George R. Plagenz

Mikhail Gorbachev is making things difficult for the believers in Bible prophecy.

How can the winner of the Nobel Peace Prize be passed off as the bad guy in an end-of-the-world scenario that calls for "Russia's hordes" to mount a massive military attack on Israel?

In the next chapter, the plot calls for the Western powers to annihilate Russia in a nuclear confrontation paving the way for Armageddon - the final great war of human history - that will usher in the millennium. Israel in the end will be saved by God.

This is all in the Bible, according to evangelicals such as Hal Lindsey, author of the best-selling Late Great Planet Earth. The enigmatic symbolism and imagery used by the Old Testament Prophets Daniel and Ezekiel and the writer of the Book of Revelation refers, say the evangelicals, to present-day world powers like Russia and China.

"Ezekiel was speaking of the final restoration of the Jews to Palestine in 1948," writes Lindsey, "When he said, 'For I will take you from among the nations and gather you out of all countries and bring you unto your own land."

And, says Lindsey's book, when Ezekiel spoke of great northern armies invading Israel after the restoration, he meant the Soviet Union.

The scenario played well during the 40 years of the Cold War that pitted Communist Russia against the free world. But the downfall of Communism and the rise of Gorbachev as a champion of world peace (and Nobel Peace Prize winner) have thrown the evangelicals into confusion.

Any uprising in the Middle East is the cue for believers in Bible prophecy to say the world is approaching the "end time" referred to in the Bible. The doomsday cries are being heard again in the wake of the Persian Gulf crisis - except now the pieces don't fit together so neatly. Gorbachev has changed all that.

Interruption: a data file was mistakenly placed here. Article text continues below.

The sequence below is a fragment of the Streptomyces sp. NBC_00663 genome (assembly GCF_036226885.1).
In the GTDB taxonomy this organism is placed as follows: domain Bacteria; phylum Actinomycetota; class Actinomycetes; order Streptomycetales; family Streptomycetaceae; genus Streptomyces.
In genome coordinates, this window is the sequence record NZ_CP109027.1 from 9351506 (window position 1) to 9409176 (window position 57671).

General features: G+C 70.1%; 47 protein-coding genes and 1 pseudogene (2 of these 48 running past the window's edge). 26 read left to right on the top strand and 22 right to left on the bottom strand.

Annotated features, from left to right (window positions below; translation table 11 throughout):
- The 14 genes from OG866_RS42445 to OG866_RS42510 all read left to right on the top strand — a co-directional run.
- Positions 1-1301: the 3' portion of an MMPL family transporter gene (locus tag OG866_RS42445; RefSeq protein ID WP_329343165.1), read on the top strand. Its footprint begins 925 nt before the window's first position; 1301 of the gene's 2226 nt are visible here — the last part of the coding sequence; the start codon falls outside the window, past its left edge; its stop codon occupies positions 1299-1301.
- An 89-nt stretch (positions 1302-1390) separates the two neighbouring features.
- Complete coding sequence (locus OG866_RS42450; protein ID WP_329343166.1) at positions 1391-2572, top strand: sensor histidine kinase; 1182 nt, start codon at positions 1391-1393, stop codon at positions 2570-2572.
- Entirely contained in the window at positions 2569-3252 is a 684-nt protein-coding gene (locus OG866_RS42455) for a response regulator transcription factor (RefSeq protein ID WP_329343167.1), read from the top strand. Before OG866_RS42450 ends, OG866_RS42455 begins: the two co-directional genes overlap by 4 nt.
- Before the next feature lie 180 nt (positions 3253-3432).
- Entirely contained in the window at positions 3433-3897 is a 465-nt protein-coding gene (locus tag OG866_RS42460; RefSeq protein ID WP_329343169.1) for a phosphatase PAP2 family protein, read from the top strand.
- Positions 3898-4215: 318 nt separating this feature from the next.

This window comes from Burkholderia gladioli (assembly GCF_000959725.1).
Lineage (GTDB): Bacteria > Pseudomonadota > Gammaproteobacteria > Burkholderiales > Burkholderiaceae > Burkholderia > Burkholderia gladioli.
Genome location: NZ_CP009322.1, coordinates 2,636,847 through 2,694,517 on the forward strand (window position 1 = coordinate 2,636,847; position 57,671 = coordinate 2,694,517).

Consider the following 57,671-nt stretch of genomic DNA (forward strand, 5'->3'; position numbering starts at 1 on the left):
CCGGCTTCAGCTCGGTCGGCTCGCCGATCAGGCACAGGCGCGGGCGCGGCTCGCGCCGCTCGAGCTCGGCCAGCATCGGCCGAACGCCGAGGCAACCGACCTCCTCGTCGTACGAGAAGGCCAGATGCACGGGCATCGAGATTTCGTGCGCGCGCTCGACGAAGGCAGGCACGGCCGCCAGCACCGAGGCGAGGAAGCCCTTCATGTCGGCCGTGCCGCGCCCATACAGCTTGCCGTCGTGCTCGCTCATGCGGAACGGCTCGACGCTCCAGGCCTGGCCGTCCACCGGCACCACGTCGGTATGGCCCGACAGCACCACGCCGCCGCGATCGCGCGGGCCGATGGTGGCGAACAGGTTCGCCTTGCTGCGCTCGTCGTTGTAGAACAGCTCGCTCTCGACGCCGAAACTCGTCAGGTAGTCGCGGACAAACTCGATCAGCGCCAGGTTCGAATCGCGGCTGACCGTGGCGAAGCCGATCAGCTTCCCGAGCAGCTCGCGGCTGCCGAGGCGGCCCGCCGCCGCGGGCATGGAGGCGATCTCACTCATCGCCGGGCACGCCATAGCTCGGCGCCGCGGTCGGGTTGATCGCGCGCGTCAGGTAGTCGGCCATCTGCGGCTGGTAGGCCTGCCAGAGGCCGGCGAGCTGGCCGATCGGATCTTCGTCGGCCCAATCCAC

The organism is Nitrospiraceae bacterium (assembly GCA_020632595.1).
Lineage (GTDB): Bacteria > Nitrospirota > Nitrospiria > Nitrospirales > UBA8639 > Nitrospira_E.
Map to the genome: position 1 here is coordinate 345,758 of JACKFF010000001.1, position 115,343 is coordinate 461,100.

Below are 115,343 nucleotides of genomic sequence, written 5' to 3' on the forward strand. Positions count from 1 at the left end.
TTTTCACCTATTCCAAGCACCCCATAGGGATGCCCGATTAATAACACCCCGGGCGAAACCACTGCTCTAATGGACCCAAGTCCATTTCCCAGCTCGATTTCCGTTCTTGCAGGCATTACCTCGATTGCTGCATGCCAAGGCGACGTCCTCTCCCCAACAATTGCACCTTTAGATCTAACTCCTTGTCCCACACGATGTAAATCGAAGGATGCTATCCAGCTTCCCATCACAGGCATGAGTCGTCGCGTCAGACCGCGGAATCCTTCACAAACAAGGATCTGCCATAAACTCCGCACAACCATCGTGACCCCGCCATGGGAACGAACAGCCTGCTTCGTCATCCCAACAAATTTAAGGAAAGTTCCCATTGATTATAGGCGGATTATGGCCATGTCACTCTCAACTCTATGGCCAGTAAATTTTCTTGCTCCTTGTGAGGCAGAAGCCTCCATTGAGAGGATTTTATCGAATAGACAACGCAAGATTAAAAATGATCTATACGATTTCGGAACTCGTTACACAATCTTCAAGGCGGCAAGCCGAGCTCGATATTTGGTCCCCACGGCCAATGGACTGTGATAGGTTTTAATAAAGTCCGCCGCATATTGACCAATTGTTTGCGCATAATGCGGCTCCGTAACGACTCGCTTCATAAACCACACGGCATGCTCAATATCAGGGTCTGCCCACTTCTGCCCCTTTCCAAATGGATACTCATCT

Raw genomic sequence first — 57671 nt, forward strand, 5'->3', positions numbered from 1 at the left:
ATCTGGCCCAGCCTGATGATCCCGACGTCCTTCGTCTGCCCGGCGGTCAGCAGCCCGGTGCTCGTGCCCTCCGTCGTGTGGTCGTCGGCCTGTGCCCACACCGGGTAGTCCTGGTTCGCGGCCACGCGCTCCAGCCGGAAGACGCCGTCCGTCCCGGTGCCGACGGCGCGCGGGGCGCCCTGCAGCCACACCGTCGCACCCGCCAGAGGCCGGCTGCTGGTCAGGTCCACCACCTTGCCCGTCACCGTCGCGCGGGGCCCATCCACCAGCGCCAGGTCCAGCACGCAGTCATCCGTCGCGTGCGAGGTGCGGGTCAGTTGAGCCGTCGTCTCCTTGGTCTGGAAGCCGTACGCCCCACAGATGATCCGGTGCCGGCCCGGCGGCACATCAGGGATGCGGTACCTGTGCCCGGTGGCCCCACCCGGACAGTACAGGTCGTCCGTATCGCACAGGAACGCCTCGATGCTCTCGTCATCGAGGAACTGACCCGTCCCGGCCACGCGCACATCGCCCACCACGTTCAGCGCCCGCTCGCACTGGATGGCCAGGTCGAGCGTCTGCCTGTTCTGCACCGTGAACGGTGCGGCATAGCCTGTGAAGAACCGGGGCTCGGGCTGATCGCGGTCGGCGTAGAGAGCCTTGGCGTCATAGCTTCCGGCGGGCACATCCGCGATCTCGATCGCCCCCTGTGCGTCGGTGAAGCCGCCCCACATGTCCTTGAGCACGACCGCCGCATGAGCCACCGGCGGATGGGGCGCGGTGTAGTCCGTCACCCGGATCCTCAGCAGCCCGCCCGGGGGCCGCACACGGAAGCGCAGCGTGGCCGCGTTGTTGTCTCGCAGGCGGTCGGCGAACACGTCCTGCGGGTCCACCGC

Can the evangelicals rewrite the script now with new names?

Even if they turn out to be right in their belief that the world's destruction is imminent, it would not necessarily follow that the Bible prophets foresaw a 20th century global cataclysm 2,500 years ago.

Most Bible scholars are sure the prophets were not speaking to us or to our day when they predicted coming events. They were referring to happenings that would take place in the near future - usually within the lifetime of their readers.

The scholars maintain that the book of Revelation was written to be a steadying influence on Christians suffering persecution in the 1st century.

Such repeated expressions as "what soon must take place" and "for the time is near" must stand as warnings, these scholars say, against applying the prophecies in Revelation to later centuries.

The prophecies of Ezekiel and Daniel, according to this view, were intended to bring hope to the Jews of that day who had been dispossessed of their land by foreign invaders.

One Bible scholar finds it "incredible to think the Jews" hopes would have been lifted by the assurance that 2,500 years later they would have their country back. It would be like comforting Americans in 1990, who are concerned over their country's loss of world prestige, with the promise that in the year 4490 the United States will again be pre-eminent in the world."

Among the evangelicals who are counting the hours and minutes until the end comes, you won't find the name of Billy Graham. In 1950, Graham told an audience, "We may have another year, maybe two years. Then I believe it is going to be all over."

The evangelist burned himself badly that time. He is more cautious today when he speaks of the last days. He says, "I do not know the hour, the month or the year. God alone knows. But what we see happening today may well be a preparation for God's intervention in human affairs when Jesus will come and set up a new social order." - Chattanooga, TN News Free Press